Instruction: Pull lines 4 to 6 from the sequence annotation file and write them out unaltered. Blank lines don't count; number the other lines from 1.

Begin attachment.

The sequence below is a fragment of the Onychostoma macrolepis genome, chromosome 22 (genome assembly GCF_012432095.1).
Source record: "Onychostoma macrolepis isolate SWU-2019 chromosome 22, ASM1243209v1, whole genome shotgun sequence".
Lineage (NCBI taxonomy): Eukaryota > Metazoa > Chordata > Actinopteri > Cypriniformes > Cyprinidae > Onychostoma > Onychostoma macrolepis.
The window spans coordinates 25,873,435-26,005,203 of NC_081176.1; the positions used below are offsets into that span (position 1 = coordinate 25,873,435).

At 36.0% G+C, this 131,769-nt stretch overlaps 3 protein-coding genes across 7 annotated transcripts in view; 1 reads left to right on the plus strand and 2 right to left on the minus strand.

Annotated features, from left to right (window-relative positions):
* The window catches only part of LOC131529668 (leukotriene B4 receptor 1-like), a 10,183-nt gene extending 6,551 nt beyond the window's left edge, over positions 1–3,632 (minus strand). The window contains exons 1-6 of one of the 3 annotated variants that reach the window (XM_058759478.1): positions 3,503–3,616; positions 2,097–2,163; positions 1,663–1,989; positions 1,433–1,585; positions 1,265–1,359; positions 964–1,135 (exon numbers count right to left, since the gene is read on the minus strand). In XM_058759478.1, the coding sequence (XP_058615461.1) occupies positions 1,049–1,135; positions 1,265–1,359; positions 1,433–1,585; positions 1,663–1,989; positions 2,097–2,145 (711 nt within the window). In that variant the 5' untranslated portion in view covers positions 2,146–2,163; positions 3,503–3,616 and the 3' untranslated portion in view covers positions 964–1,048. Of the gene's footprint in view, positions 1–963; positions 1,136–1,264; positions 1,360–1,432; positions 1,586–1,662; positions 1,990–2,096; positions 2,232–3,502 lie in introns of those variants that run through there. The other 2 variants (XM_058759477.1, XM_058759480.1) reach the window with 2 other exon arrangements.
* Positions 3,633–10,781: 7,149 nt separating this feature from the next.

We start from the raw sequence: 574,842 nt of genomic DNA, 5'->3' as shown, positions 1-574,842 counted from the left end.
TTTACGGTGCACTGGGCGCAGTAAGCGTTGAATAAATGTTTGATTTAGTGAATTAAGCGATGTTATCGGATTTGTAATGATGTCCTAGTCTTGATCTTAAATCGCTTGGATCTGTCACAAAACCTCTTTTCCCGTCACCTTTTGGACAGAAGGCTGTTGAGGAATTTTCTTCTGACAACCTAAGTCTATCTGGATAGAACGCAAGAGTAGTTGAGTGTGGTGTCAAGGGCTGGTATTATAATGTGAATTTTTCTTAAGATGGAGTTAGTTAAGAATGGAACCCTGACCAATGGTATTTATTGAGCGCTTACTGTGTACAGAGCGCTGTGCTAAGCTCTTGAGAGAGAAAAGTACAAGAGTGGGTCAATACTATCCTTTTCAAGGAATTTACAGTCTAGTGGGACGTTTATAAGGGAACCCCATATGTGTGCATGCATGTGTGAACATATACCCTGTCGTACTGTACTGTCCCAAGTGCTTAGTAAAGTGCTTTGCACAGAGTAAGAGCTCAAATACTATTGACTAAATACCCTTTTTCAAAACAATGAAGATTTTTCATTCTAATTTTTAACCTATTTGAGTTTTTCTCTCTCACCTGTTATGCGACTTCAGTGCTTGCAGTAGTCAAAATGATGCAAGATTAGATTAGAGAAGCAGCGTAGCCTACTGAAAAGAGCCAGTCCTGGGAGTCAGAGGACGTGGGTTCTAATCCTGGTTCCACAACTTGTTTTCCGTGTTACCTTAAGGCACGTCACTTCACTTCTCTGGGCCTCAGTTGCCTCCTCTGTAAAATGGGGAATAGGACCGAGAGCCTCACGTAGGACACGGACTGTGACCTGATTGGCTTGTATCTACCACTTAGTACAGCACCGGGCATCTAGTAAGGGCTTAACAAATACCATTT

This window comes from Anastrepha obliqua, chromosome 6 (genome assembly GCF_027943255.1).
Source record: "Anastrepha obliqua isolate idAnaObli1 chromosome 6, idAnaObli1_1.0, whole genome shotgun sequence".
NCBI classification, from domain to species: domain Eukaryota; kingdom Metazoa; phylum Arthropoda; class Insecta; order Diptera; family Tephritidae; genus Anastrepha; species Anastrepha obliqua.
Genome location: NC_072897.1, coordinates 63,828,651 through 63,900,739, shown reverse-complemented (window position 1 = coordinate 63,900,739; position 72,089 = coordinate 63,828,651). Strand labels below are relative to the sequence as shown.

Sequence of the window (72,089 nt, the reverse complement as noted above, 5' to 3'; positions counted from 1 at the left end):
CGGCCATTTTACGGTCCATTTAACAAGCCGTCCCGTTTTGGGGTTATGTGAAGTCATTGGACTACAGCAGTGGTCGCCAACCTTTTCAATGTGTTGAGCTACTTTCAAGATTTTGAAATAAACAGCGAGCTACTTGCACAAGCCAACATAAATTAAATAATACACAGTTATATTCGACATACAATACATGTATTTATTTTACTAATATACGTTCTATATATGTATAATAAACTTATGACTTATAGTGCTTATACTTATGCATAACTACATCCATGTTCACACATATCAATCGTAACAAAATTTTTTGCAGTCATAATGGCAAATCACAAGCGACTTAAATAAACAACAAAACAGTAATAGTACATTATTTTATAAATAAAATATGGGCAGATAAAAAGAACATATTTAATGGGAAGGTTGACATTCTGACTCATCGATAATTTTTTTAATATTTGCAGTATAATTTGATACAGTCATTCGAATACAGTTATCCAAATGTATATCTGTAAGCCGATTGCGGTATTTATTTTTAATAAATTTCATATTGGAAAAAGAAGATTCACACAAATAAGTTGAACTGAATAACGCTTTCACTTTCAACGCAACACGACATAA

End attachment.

The window spans coordinates 25,873,435-26,005,203 of NC_081176.1; the positions used below are offsets into that span (position 1 = coordinate 25,873,435).

At 36.0% G+C, this 131,769-nt stretch overlaps 3 protein-coding genes across 7 annotated transcripts in view; 1 reads left to right on the plus strand and 2 right to left on the minus strand.

Annotated features, from left to right (window-relative positions):